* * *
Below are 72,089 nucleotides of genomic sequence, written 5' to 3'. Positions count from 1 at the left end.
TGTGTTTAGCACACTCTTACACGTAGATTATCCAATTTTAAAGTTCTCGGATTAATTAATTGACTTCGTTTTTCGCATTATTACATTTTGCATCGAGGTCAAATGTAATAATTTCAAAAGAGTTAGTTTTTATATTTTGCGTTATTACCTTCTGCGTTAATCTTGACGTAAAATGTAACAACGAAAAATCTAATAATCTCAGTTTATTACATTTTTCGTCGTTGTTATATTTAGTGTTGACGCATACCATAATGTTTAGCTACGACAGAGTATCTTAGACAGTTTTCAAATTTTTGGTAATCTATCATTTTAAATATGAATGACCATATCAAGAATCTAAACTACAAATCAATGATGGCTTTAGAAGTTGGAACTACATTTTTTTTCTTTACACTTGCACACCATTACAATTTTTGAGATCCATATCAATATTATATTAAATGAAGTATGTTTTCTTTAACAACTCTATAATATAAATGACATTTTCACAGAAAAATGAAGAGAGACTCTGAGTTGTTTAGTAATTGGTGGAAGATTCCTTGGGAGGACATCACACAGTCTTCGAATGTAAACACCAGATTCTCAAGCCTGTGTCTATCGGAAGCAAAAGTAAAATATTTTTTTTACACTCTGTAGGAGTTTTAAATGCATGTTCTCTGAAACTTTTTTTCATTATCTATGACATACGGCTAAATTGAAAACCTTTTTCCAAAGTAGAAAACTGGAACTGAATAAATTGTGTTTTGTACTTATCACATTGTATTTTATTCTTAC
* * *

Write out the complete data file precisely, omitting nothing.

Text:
Below are 72,089 nucleotides of genomic sequence, written 5' to 3'. Positions count from 1 at the left end.
TGTGTTTAGCACACTCTTACACGTAGATTATCCAATTTTAAAGTTCTCGGATTAATTAATTGACTTCGTTTTTCGCATTATTACATTTTGCATCGAGGTCAAATGTAATAATTTCAAAAGAGTTAGTTTTTATATTTTGCGTTATTACCTTCTGCGTTAATCTTGACGTAAAATGTAACAACGAAAAATCTAATAATCTCAGTTTATTACATTTTTCGTCGTTGTTATATTTAGTGTTGACGCATACCATAATGTTTAGCTACGACAGAGTATCTTAGACAGTTTTCAAATTTTTGGTAATCTATCATTTTAAATATGAATGACCATATCAAGAATCTAAACTACAAATCAATGATGGCTTTAGAAGTTGGAACTACATTTTTTTTCTTTACACTTGCACACCATTACAATTTTTGAGATCCATATCAATATTATATTAAATGAAGTATGTTTTCTTTAACAACTCTATAATATAAATGACATTTTCACAGAAAAATGAAGAGAGACTCTGAGTTGTTTAGTAATTGGTGGAAGATTCCTTGGGAGGACATCACACAGTCTTCGAATGTAAACACCAGATTCTCAAGCCTGTGTCTATCGGAAGCAAAAGTAAAATATTTTTTTTACACTCTGTAGGAGTTTTAAATGCATGTTCTCTGAAACTTTTTTTCATTATCTATGACATACGGCTAAATTGAAAACCTTTTTCCAAAGTAGAAAACTGGAACTGAATAAATTGTGTTTTGTACTTATCACATTGTATTTTATTCTTAC